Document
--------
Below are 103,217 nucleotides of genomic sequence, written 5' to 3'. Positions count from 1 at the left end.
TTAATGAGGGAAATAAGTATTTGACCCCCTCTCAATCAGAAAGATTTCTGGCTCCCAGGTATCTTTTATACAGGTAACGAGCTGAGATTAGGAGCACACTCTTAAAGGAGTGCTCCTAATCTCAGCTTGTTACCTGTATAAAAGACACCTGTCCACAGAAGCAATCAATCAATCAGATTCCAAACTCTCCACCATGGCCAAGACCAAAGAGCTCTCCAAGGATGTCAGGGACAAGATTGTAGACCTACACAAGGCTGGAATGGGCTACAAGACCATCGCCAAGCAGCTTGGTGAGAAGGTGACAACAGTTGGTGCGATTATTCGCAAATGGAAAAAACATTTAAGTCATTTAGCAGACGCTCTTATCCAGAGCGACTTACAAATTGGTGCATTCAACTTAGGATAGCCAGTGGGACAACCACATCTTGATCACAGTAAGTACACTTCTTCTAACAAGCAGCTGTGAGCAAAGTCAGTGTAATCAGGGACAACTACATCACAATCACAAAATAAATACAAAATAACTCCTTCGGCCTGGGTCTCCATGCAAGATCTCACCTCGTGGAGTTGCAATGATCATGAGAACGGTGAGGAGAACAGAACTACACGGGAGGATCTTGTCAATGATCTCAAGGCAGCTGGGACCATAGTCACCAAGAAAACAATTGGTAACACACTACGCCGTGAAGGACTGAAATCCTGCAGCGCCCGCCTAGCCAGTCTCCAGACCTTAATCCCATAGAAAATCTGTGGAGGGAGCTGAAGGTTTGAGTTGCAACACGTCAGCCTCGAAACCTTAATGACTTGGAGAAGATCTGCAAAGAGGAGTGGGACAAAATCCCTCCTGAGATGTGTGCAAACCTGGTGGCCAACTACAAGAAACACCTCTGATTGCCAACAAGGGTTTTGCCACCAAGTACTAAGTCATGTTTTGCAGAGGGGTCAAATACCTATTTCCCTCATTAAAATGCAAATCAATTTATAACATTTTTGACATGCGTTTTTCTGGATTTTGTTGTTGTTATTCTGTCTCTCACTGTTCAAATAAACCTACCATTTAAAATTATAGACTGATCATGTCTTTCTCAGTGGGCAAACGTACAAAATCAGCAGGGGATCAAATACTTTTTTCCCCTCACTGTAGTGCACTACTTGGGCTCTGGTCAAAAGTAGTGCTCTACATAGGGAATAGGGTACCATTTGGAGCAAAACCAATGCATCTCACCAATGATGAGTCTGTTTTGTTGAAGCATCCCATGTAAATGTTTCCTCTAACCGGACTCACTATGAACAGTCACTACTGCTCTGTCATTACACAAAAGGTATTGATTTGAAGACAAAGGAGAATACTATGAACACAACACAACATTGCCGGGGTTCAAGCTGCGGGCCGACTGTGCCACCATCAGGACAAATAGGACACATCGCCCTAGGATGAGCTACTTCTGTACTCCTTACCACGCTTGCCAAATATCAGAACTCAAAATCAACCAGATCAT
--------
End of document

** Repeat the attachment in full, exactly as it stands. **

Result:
Below are 103,217 nucleotides of genomic sequence, written 5' to 3'. Positions count from 1 at the left end.
TTAATGAGGGAAATAAGTATTTGACCCCCTCTCAATCAGAAAGATTTCTGGCTCCCAGGTATCTTTTATACAGGTAACGAGCTGAGATTAGGAGCACACTCTTAAAGGAGTGCTCCTAATCTCAGCTTGTTACCTGTATAAAAGACACCTGTCCACAGAAGCAATCAATCAATCAGATTCCAAACTCTCCACCATGGCCAAGACCAAAGAGCTCTCCAAGGATGTCAGGGACAAGATTGTAGACCTACACAAGGCTGGAATGGGCTACAAGACCATCGCCAAGCAGCTTGGTGAGAAGGTGACAACAGTTGGTGCGATTATTCGCAAATGGAAAAAACATTTAAGTCATTTAGCAGACGCTCTTATCCAGAGCGACTTACAAATTGGTGCATTCAACTTAGGATAGCCAGTGGGACAACCACATCTTGATCACAGTAAGTACACTTCTTCTAACAAGCAGCTGTGAGCAAAGTCAGTGTAATCAGGGACAACTACATCACAATCACAAAATAAATACAAAATAACTCCTTCGGCCTGGGTCTCCATGCAAGATCTCACCTCGTGGAGTTGCAATGATCATGAGAACGGTGAGGAGAACAGAACTACACGGGAGGATCTTGTCAATGATCTCAAGGCAGCTGGGACCATAGTCACCAAGAAAACAATTGGTAACACACTACGCCGTGAAGGACTGAAATCCTGCAGCGCCCGCCTAGCCAGTCTCCAGACCTTAATCCCATAGAAAATCTGTGGAGGGAGCTGAAGGTTTGAGTTGCAACACGTCAGCCTCGAAACCTTAATGACTTGGAGAAGATCTGCAAAGAGGAGTGGGACAAAATCCCTCCTGAGATGTGTGCAAACCTGGTGGCCAACTACAAGAAACACCTCTGATTGCCAACAAGGGTTTTGCCACCAAGTACTAAGTCATGTTTTGCAGAGGGGTCAAATACCTATTTCCCTCATTAAAATGCAAATCAATTTATAACATTTTTGACATGCGTTTTTCTGGATTTTGTTGTTGTTATTCTGTCTCTCACTGTTCAAATAAACCTACCATTTAAAATTATAGACTGATCATGTCTTTCTCAGTGGGCAAACGTACAAAATCAGCAGGGGATCAAATACTTTTTTCCCCTCACTGTAGTGCACTACTTGGGCTCTGGTCAAAAGTAGTGCTCTACATAGGGAATAGGGTACCATTTGGAGCAAAACCAATGCATCTCACCAATGATGAGTCTGTTTTGTTGAAGCATCCCATGTAAATGTTTCCTCTAACCGGACTCACTATGAACAGTCACTACTGCTCTGTCATTACACAAAAGGTATTGATTTGAAGACAAAGGAGAATACTATGAACACAACACAACATTGCCGGGGTTCAAGCTGCGGGCCGACTGTGCCACCATCAGGACAAATAGGACACATCGCCCTAGGATGAGCTACTTCTGTACTCCTTACCACGCTTGCCAAATATCAGAACTCAAAATCAACCAGATCAT